The art of calligraphy has enjoyed a long history in China, originating as early as the invention of the first written script. This occurred with the emergence of oracle bone script in the Shang dynasty (16th-11th centuries BC) some 3000 years ago, after which many different types appeared. Although forms vary greatly, they can be divided into five basic categories; seal, clerical, standard, running, and cursive.

     Before the Ch'in dynasty (221-207 BC), no specific terms were applied to script forms. When the First Emperor of the Ch'in unified China, he had various regional scripts standardized based on the writing of Ch'in, which became transformed into the even and regular "seal" script. By the end of the Ch'in and the early Han dynasty (206 BC-AD 220), a new script called "clerical" emerged. It evolved over the centuries and by the end of the Han, "draft-cursive" appeared. "Modern cursive," in which many of the strokes are connected, further developed from draft-cursive and reached maturity by the Eastern Chin (317-420). After the Northern and Southern Dynasties (386-589), everyday writing was dominated by the use of standard and running scripts. Thus, they represent the five major script types of Chinese calligraphy.

     By the close of the Sui (589-607) and early T'ang (608-907) period, standard script had flourished with its formal features. In the High T'ang, calligraphers also experimented with cursive script, liberating the brush for an often free-wielding style. Running script of the Sung dynasty (960-1279) is especially noted for calligraphers having excelled at expressing their ideas and individuality. By the Yuan dynasty (1279-1368), they increasingly looked to the past (in "returning to the ancients" and "revivalism") for inspiration as standard, running, and cursive scripts were equally emphasized. Ming (1368-1644) and early Ch'ing (1644-1911) artists followed the achievements of the Yuan masters but also looked back to models of standard and running scripts from the Chin and T'ang. By the middle Ch'ing, studies in epigraphy flourished, and calligraphers turned to ancient writing on bronzes and stelae. In particular, they emphasized the engraved stone inscriptions from the Northern Wei (386-535), which led to a resurgence of interest in ancient seal and clerical scripts.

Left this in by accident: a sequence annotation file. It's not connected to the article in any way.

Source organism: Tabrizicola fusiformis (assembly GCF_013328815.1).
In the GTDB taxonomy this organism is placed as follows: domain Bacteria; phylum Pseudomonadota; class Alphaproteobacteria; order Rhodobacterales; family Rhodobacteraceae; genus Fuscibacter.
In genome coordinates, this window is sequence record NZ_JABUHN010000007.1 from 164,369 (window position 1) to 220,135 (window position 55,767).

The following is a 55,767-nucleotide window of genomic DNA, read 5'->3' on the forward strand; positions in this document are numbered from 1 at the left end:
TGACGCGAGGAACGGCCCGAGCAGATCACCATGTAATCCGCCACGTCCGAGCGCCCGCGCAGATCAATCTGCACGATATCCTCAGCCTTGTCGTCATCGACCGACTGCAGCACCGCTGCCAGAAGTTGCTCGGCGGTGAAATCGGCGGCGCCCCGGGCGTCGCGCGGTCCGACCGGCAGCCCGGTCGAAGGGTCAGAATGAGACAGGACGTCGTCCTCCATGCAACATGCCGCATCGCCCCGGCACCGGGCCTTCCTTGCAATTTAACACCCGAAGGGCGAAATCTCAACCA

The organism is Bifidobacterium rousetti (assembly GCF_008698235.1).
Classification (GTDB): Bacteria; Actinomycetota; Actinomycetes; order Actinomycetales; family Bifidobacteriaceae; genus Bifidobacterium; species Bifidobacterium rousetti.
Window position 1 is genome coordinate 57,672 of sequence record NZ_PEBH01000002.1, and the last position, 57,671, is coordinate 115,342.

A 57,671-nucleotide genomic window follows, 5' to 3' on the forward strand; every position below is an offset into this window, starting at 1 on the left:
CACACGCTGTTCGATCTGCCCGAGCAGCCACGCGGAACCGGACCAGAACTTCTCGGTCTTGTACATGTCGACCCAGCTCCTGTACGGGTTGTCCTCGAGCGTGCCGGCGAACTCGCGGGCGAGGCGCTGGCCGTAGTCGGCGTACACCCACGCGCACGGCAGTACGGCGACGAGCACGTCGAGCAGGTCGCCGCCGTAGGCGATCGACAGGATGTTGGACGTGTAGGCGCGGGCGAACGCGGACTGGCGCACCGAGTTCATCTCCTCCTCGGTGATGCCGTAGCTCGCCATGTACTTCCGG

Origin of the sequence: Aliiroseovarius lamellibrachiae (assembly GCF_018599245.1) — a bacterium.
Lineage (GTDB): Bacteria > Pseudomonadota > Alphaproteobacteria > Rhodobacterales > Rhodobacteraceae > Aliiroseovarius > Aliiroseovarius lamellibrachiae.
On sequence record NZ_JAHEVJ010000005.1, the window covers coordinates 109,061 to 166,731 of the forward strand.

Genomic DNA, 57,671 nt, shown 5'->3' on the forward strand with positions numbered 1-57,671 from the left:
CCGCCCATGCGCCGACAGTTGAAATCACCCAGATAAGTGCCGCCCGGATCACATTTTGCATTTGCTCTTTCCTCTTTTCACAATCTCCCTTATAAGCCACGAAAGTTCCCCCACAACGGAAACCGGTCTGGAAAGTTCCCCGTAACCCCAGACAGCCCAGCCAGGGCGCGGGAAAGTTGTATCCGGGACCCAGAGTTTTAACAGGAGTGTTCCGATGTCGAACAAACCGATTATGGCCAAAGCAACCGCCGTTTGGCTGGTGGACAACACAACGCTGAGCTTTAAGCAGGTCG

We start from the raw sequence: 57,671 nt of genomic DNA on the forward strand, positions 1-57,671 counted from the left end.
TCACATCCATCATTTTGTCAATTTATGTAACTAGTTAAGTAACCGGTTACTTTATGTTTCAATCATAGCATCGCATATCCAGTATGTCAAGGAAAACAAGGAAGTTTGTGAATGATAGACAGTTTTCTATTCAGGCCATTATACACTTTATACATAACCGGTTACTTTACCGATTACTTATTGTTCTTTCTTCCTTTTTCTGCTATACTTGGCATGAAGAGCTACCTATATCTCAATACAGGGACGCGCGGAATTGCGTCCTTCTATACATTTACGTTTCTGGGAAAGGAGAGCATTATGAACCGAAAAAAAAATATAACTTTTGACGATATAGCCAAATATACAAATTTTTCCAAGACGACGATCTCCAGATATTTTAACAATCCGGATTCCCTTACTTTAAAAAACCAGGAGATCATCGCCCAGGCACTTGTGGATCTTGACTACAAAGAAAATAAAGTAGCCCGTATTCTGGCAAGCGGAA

As early as the Neolithic age, the inhabitants of China decorated their ceramic vessels with pigments, inaugurating the long tradition of Chinese painting. The creative genius of craftsmen in the early Hsia, Shang, and Chou dynasties (20th-3rd centuries BC) appears on their bronzes, jades, ceramics, and textiles. In the Han dynasty, painting served as a medium to "instruct and moralize," and figures, birds, and other animals dominated the subject matter. These lively yet serious forms were expressed in stone engravings and paintings on walls and silk.

     From the 3rd to 6th centuries, the aesthetic ideal of "art for art's sake" gradually took root. Figure painting was thus represented by an air of refined elegance and a sense of spirited freedom. Furthermore, the concept of landscape painting, influenced by an increasing trend towards Nature, began to emerge. In the Sui and T'ang dynasties, genres expanded and diversified. Figure painting flourished with its solid and beautiful forms, reaching a high point in Chinese art history. Landscape painting also matured, and the dazzling blue-and-green style co-existed with a monochrome ink tradition. In the late T'ang and Five Dynasties (907-960), bird-and-flower and animal painting also developed to unprecedented levels, and opulent colored and rustic refined styles co-existed. Sung artists continued in these traditions. Their beautiful landscapes, whether showing majestic peaks of the north or misty rolling hills of the south, allowed viewers to enter and walk, view, travel, and dwell within them. In figures, birds, and flowers, artists not only captured outward forms, but also imbued them with feeling and spirit.

     In the Yuan dynasty, scholar-painters led the art world and emphasized their expressive features of brush and ink, combining the arts of painting with calligraphy. In the early Ming dynasty, Yuan scholar art continued, but the moist ink style of Southern Sung (1127-1279) court painting was revived at the time. By the middle Ming, elegant scholar painting was revived. By the late Ming and early Ch'ing, scholar painting continued to flourish and was dominated by copying the ancients and individualized expression. In the middle Ch'ing, painting was influenced by the study of ancient inscriptions on bronze and stone, often giving later Ch'ing painting a sense of power and solidity.